Emerging currencies fell on Monday as the American greenback built on last week’s gains and hit a 16-month high, while oil prices rose after Saudi Arabia announced plans to slash production in December.
The Indian rupee was trading at 72.89 against the US dollar as of just after 15.00 GMT, climbing up from the 72.50 seen on Friday, according to data from Bloomberg.
The crisis-hit currency reached an all-time high of 74 earlier last month.
While in Turkey, the lira reached 5.45 against the US dollar, creeping up from the 5.31 seen last week.
Stephen Innes, head of Asia Pacific trading at Oanda, said: “The recent rebound in oil prices is a reminder that it will become increasingly difficult for twin deficit currencies – rupee, rupiah and peso – to smooth currency volatility via rate hikes without hurting the economy, and through interventions without depleting reserves.”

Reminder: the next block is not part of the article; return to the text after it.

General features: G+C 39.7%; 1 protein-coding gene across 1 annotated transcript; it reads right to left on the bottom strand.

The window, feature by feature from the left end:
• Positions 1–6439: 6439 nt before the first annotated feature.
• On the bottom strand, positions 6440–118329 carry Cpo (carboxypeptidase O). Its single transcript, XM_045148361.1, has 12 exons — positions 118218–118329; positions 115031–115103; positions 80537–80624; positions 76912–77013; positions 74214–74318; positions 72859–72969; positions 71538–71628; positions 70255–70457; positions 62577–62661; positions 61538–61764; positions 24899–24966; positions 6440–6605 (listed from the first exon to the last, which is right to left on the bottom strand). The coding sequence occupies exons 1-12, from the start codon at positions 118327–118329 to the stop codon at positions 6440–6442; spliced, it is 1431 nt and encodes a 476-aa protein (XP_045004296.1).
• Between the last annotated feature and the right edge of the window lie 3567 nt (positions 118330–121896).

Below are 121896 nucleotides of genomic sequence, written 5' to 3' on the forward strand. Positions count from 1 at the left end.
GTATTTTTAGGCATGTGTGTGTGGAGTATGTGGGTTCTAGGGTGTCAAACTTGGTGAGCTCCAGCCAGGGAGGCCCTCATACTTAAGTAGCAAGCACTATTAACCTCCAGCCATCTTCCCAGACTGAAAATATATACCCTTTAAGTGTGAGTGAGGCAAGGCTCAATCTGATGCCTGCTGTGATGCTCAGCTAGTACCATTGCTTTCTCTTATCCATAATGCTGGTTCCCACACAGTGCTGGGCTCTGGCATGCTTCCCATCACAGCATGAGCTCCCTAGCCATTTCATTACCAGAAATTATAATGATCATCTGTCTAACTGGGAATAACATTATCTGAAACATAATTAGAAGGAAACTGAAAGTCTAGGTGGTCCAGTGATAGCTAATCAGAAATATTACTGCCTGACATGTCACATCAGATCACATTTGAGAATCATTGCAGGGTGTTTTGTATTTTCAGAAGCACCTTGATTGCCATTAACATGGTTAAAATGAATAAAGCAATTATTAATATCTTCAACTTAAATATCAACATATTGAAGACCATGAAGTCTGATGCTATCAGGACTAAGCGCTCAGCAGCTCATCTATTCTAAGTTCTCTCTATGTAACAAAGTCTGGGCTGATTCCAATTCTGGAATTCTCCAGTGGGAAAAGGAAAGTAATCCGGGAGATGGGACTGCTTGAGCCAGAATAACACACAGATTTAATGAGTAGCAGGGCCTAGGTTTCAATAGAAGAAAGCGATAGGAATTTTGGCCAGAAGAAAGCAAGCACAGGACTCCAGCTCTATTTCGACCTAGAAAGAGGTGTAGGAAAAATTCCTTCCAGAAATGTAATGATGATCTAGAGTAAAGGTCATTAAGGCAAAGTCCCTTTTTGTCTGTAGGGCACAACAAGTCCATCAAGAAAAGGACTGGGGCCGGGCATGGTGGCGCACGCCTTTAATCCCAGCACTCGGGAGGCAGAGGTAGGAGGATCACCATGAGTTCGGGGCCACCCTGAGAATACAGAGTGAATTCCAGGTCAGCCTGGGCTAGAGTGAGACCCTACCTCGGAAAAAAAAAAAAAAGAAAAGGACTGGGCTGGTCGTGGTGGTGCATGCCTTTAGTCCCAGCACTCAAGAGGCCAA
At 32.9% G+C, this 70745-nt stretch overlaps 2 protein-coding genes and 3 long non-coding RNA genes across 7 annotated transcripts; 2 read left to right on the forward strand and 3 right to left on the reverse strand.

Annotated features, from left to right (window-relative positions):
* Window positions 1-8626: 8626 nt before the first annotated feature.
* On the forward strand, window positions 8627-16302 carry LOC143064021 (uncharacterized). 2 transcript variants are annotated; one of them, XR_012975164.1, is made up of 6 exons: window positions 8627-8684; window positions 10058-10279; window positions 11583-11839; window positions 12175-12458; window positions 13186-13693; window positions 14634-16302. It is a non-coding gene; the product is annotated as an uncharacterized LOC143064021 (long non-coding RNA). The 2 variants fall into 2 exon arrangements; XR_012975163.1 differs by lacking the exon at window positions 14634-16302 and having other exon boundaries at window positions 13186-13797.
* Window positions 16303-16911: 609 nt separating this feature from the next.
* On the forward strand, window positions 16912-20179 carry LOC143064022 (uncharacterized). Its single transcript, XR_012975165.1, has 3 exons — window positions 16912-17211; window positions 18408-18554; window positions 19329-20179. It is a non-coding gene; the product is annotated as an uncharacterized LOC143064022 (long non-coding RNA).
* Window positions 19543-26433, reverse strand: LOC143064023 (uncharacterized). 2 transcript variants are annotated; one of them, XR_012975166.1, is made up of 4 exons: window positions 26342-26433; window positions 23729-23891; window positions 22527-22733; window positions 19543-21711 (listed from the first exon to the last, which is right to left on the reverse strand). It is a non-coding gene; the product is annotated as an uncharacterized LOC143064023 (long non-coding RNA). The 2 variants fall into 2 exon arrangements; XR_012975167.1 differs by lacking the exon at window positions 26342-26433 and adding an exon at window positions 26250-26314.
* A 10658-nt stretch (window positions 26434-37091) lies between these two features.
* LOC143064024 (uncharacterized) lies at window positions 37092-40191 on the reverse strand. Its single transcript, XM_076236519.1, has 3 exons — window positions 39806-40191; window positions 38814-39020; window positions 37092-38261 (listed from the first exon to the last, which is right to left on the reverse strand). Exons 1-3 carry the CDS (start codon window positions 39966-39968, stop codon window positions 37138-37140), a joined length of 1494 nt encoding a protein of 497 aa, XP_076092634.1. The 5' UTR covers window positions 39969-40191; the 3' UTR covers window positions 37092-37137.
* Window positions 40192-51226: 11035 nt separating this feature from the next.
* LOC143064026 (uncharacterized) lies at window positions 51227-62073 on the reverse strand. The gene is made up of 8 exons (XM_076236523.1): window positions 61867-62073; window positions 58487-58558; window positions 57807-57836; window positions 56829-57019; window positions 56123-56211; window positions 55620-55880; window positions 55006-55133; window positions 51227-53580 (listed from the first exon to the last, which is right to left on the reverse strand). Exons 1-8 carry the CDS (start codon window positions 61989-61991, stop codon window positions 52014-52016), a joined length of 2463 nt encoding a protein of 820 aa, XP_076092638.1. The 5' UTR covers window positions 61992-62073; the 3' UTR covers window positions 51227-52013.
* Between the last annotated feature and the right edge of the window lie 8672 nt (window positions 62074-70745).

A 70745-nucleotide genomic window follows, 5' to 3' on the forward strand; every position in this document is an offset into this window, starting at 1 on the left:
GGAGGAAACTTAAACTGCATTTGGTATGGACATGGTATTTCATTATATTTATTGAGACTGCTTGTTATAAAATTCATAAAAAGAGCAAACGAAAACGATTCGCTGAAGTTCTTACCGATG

But it was good news for Russia, as the bounce in oil prices lifted the nation’s currency and stocks.
The rouble was up 0.6 percent and the Moscow stock exchange index climbed by 0.5 percent aided also by a delay to the imposition of US sanction on aluminium giant Rusal.
Vladimir Miklashevsky, a senior economist at Danske Bank, said: “Oil is improving sentiment for the rouble today but there is also another driver for the rouble – Rusal sanctions.
“Some deadlines were extended by U.S. authorities. And we are not seeing any other negative news related to sanctions.”
Oil prices soared in Asia today after the announcement from Saudi Arabia, the world’s largest oil exporter who will cut its shipments by half a million barrels per day in December due to seasonal lower demand.